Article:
Multiple high-level commissions, from the Fort Hood Independent Review Committee to the Department of Defense–wide Independent Review Commission on Sexual Assault (DoD IRC), shed light on systemic issues and provide direction for reform. Specifically, both reports identified broken culture as the root of sexual harassment/assault response and prevention policy failures over the past few decades. While there has been progress in shifting from a crisis and response framework to a proactive, preventative mindset, the Army needs creative ways to complement those efforts and ensure recommendations have the intended effect at the unit level. This starts by embracing the well-established relationship between healthy organizational climates and preventative measures. It should also encourage the Army to discuss and track climate in much the same way it addresses safety and maintenance on a regular basis.

Inequality Has Been the Price of Winning in Big Tech; That’s Changing

David Moschella

As a symbol of extreme wealth, it’s been irresistible. The masts on Jeff Bezos’ new 417-foot sailing yacht are so tall that they wouldn’t fit under the historic Koningshaven bridge. Not surprisingly, the citizens of Rotterdam were unimpressed by the Dutch shipbuilder’s plan to temporarily dismantle the bridge at the Amazon founder’s expense. After protestors vowed to pelt the ship with eggs, it was the masts that were temporarily lowered.

Today, there is also less-symbolic evidence that Big Tech’s clout is receding. The world’s richest person, Elon Musk, has made most of his fortune in cars, batteries, and rockets. The war in the Ukraine has made it clear that the world is nowhere near ending its reliance on fossil fuels, and that the global food supply is less reliable than most people thought. Americans and Europeans are finally waking up to how their dependence on China and Russia for essential goods is fueling inflation, shortages, and empty shelves. Taken together, Disney’s Hulu, Disney+ and ESPN+ now have more subscribers than the once all-powerful Netflix.1

Extreme individual wealth during the 1995–2020 period was driven by the consumer market. The Internet enabled new online services to reach billions of individuals, creating unprecedented economies of scale. In contrast, the 2020–2045 period will be much more about applying technology to the physical world—food, housing, water, transportation, the environment, energy, and the military—as well as leveraging innovations in batteries, robots, space, and biotech. These new, and fundamentally more important, societal priorities are why we believe that the power of Big Tech—and its income inequalities—peaked during the covid pandemic.2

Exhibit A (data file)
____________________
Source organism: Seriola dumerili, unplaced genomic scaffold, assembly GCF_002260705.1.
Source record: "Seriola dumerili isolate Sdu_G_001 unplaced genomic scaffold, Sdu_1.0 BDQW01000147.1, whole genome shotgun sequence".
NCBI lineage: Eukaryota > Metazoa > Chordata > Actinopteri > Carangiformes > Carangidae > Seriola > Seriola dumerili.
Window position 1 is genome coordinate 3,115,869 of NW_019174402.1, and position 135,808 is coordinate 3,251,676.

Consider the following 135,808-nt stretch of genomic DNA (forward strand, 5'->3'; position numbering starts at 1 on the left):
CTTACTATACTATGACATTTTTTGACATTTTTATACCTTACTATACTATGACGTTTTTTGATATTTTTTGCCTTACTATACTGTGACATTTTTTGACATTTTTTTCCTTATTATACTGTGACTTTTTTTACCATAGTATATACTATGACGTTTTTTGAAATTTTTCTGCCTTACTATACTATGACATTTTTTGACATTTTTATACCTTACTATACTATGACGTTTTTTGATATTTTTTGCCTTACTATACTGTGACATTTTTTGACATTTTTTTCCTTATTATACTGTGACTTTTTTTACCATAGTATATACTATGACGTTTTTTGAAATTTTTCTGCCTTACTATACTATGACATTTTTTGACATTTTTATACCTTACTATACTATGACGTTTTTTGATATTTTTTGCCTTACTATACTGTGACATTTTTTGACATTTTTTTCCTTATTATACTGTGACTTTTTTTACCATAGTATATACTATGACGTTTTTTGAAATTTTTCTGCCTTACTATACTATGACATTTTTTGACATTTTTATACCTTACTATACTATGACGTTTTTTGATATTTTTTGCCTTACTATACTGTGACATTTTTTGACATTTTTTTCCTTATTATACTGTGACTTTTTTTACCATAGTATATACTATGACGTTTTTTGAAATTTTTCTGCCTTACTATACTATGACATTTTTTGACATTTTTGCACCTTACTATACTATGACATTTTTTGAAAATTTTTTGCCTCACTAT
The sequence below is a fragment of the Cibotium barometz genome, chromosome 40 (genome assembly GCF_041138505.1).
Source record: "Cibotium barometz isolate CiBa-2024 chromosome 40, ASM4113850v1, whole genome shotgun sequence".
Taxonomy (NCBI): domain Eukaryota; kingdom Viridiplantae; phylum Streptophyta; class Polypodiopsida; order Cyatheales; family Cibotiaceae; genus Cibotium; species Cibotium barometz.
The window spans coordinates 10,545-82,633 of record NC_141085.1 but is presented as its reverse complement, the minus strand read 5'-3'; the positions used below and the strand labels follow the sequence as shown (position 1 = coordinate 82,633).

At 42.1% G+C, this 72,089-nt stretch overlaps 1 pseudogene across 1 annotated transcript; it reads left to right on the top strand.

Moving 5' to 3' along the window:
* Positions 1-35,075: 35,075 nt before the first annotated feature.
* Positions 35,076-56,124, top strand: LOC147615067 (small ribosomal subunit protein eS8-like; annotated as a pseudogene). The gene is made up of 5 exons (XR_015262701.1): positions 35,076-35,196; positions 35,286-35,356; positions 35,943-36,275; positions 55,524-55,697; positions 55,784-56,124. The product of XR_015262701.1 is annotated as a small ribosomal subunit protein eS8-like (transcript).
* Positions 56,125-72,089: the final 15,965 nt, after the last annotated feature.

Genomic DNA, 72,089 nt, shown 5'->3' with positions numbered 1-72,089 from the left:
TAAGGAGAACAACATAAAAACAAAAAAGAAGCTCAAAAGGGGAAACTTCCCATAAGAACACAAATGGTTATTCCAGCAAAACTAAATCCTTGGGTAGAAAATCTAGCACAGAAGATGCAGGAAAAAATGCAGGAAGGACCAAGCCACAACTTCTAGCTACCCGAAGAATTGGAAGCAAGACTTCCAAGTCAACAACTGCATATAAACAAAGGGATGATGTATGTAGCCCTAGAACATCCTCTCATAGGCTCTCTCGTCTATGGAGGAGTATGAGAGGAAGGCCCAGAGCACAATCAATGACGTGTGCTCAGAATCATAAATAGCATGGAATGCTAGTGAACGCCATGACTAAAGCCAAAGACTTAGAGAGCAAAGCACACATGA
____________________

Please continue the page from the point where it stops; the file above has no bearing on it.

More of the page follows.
Reaching breaking point: The semiconductor and critical raw material ecosystem at a time of great power rivalry

This report covers new ground by specifically outlining pending disruptions in CRM value chains on which the EU relies for its access to semiconductors in the next five and ten years. The report also highlights key green technologies that rely on the same CRM value chains, as disruptions to these chains will also inhibit the energy transition. By doing so, an action plan is proposed for the Netherlands and the EU to deal with the risks and opportunities associated with the dependencies on the CRM needed for semiconductor production and green technologies. The action plan also outlines options to seize the opportunities related to the strengths of the Netherlands, the European Union and other technologically advanced democracies in the semiconductor value chain.

The report relies on a literature review, desk research, prior research, stakeholder interviews, and expert interviews with both regional and thematic experts from academia, think tanks, government, and the CRM and semiconductor industry. Ten threats that may well disrupt the supply of CRM to Europe or its partners in semiconductor manufacturing (e.g., Taiwan) in both the next five and ten years were identified. Ranking of the threats (probability * impact) was done on the basis of a foresight survey in which 49 experts participated. The formulation of the policy implications, opportunities, and recommendations relies on the findings of the previous chapters, additional desk research, and a global expert consultation with representatives from academia, think tanks, government and both the CRM and semiconductor industry from the US, Canada, Australia, Japan, and European states.

China’s Belt and Road Initiative: Successful economic strategy or failed soft-power tool?

The Belt and Road Initiative (BRI) is part of China’s efforts to integrate its neighbouring countries into its economic sphere, thus increasing China’s security in its immediate neighbourhood while facing an increasingly hostile international environment due to its rivalry with the US.

In reality, the BRI has evolved into an umbrella term for various infrastructure and development projects with no unified object or strategy. The projects should, in principle, increase goodwill towards China, and correspondingly boost its influence, but in practice they are mainly aimed at economic benefit.

The results of the BRI, especially as a soft-power tool, are ambiguous. Its ideational basis is thin, consisting mainly of China’s critique towards the “hegemony of the West”. This reduces the BRI to a hollow slogan with little appeal apart from the pragmatic gains.

Artificial Intelligence for Defence and Security

Daniel Araya

Artificial intelligence (AI) and machine learning are making weaponry and defence systems more sophisticated. As the threat landscape continues to evolve, the Department of National Defence (DND) and the Canadian Armed Forces (CAF) will need to make faster and better decisions to defend North America against new and emerging threats. This special report summarizes the findings of a series of interactive virtual workshops on using AI to address defence and security issues. Hosted by the Centre for International Governance Innovation and Defence Research and Development Canada, the workshops invited experts from Canada’s AI innovation sector and DND/CAF to share their perspectives on how the development and adoption of AI is impacting defence and security.